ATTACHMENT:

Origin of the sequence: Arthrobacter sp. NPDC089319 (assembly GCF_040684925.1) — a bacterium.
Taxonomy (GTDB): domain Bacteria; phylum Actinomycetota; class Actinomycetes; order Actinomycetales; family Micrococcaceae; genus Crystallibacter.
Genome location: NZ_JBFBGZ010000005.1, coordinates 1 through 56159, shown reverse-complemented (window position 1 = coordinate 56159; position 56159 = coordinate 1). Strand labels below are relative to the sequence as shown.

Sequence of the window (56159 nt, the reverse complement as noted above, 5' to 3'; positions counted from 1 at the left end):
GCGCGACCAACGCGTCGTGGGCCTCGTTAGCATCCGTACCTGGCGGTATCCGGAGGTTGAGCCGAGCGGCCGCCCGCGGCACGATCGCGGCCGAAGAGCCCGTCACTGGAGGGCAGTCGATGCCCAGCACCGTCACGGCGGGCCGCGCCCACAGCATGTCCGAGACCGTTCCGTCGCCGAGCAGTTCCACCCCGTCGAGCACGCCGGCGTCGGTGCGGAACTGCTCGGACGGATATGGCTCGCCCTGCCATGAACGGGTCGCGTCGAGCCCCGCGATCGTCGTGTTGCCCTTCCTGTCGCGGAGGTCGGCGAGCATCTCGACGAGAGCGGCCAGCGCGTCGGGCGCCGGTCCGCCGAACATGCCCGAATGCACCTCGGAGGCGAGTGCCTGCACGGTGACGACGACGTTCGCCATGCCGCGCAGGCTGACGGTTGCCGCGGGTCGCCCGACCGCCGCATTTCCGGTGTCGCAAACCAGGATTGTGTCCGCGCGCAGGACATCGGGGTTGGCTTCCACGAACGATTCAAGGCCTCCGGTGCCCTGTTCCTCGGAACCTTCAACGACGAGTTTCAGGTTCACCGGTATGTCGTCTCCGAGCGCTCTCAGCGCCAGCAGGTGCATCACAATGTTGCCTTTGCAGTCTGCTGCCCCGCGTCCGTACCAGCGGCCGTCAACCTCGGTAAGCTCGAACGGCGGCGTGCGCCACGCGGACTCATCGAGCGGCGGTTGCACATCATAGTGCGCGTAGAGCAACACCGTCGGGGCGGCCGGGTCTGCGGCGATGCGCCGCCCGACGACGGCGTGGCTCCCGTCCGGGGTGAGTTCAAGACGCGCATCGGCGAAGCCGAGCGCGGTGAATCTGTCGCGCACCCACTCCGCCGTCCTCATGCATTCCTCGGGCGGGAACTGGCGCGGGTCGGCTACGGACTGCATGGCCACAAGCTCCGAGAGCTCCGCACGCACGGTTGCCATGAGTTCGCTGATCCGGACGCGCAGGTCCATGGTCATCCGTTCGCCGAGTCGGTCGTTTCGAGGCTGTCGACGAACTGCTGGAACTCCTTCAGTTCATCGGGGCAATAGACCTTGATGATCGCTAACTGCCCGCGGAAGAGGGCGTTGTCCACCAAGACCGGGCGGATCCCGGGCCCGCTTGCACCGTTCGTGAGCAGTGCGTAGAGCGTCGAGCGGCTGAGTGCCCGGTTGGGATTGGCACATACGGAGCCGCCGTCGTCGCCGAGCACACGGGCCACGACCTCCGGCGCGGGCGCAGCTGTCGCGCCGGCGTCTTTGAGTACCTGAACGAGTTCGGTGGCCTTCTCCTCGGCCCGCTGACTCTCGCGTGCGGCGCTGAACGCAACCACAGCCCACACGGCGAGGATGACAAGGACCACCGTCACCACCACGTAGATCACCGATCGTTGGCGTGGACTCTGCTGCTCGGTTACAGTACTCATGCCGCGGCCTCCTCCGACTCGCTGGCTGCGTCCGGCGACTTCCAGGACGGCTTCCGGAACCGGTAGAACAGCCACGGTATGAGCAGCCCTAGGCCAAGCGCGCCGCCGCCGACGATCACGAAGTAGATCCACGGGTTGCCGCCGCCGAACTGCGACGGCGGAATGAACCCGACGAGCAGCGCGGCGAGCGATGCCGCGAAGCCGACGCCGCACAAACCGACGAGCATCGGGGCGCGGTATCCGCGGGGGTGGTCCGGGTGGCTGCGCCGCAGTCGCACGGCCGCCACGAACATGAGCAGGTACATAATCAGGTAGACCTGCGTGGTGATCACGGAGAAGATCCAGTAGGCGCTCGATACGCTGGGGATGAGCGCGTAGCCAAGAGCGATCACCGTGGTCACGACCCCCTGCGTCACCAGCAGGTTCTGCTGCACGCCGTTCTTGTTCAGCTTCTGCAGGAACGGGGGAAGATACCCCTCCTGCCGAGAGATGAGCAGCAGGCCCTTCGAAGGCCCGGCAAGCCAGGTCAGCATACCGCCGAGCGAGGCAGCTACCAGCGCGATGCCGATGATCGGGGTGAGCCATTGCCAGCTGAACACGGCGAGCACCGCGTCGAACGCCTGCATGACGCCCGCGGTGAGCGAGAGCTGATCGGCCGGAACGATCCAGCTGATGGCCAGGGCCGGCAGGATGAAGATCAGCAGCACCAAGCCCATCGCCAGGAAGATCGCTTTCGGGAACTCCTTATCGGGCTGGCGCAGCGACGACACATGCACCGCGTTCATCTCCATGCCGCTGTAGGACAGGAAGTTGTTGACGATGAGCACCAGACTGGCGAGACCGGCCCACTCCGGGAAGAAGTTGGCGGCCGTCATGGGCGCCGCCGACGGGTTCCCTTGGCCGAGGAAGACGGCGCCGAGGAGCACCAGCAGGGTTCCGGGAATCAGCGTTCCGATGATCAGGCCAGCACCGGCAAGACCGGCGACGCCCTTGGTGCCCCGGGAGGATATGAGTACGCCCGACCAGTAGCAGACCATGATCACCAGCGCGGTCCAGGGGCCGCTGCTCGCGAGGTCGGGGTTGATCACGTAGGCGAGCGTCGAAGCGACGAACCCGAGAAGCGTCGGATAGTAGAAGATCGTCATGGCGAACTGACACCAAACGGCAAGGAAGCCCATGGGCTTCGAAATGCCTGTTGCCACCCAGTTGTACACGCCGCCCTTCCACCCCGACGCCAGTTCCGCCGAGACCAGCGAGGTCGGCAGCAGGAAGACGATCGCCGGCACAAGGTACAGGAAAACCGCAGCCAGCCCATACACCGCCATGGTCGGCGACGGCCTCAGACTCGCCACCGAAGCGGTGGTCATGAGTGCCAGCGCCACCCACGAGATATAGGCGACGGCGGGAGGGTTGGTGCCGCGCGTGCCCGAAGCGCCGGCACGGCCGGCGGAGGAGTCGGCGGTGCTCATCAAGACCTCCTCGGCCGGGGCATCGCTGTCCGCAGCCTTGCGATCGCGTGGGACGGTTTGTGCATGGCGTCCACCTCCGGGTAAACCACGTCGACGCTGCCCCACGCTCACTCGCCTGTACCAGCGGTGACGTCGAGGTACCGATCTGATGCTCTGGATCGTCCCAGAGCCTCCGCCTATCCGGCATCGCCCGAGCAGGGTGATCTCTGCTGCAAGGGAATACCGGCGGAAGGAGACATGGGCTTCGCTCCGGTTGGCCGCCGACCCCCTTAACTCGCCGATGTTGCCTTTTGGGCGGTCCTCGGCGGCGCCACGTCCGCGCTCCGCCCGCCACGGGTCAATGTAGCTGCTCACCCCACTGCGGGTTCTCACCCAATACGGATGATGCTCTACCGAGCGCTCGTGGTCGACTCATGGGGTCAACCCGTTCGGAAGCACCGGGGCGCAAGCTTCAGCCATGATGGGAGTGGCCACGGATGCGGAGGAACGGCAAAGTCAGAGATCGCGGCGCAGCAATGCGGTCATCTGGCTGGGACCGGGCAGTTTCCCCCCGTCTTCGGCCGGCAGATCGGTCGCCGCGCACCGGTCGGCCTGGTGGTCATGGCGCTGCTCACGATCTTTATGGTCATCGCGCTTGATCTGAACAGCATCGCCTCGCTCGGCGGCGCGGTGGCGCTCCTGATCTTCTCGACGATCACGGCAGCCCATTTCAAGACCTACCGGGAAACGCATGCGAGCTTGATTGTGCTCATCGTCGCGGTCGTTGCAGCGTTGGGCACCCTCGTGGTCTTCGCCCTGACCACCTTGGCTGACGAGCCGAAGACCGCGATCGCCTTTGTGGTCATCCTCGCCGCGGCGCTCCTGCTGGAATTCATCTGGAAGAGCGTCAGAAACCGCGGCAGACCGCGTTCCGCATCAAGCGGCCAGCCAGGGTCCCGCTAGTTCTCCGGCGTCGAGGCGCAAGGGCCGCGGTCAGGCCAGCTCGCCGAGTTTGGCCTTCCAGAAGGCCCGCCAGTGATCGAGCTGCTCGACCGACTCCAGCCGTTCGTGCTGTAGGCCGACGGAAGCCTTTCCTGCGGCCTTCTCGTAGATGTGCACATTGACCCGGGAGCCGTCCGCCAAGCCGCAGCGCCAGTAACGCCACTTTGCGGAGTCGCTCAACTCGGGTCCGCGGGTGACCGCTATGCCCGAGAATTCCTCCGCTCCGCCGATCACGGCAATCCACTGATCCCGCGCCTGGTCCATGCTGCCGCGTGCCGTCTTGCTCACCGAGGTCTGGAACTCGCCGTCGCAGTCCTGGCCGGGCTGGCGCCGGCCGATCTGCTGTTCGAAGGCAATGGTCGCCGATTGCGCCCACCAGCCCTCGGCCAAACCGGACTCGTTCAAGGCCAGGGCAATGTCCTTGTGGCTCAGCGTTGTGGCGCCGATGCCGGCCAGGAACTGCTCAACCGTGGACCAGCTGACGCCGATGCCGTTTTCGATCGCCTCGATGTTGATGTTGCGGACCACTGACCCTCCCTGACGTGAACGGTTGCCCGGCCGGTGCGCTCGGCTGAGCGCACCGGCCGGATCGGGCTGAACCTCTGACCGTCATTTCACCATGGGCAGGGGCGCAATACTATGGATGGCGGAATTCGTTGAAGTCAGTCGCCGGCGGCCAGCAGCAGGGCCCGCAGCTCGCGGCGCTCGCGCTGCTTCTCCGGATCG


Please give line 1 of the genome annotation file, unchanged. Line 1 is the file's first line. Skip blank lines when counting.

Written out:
Origin of the sequence: Arthrobacter sp. NPDC089319 (assembly GCF_040684925.1) — a bacterium.